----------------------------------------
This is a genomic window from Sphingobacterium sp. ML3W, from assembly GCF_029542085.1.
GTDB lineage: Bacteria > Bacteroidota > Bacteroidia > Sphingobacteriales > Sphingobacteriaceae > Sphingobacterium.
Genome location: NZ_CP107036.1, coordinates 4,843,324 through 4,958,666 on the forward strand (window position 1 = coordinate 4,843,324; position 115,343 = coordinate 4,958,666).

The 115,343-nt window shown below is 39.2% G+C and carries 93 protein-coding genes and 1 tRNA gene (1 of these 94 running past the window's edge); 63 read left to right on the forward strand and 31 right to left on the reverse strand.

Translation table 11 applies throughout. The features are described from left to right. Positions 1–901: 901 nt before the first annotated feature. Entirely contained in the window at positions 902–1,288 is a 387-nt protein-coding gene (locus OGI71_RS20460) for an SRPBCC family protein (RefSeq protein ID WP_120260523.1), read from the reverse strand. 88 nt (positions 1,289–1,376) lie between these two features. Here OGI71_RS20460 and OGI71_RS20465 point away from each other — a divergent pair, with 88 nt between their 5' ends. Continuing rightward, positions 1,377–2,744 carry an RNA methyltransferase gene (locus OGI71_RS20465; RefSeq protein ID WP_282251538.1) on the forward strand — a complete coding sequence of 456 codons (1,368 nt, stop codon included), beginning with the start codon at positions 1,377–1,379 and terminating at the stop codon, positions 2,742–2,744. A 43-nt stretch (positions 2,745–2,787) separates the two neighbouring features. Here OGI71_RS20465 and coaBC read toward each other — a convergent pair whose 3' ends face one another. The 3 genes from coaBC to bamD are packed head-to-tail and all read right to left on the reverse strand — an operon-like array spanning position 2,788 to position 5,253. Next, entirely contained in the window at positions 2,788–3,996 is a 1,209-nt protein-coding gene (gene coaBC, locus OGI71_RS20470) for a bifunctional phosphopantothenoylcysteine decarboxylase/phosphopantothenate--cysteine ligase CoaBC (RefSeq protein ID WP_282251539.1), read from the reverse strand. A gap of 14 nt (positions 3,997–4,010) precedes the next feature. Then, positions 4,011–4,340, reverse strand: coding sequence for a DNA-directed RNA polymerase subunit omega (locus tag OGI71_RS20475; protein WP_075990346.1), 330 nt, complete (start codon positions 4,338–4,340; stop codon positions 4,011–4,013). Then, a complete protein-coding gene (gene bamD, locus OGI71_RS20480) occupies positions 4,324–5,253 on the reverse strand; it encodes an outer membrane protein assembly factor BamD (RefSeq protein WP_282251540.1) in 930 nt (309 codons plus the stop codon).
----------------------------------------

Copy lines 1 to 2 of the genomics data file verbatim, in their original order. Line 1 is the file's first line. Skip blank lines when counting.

This is a genomic window from Sphingobacterium sp. ML3W, from assembly GCF_029542085.1.
GTDB lineage: Bacteria > Bacteroidota > Bacteroidia > Sphingobacteriales > Sphingobacteriaceae > Sphingobacterium.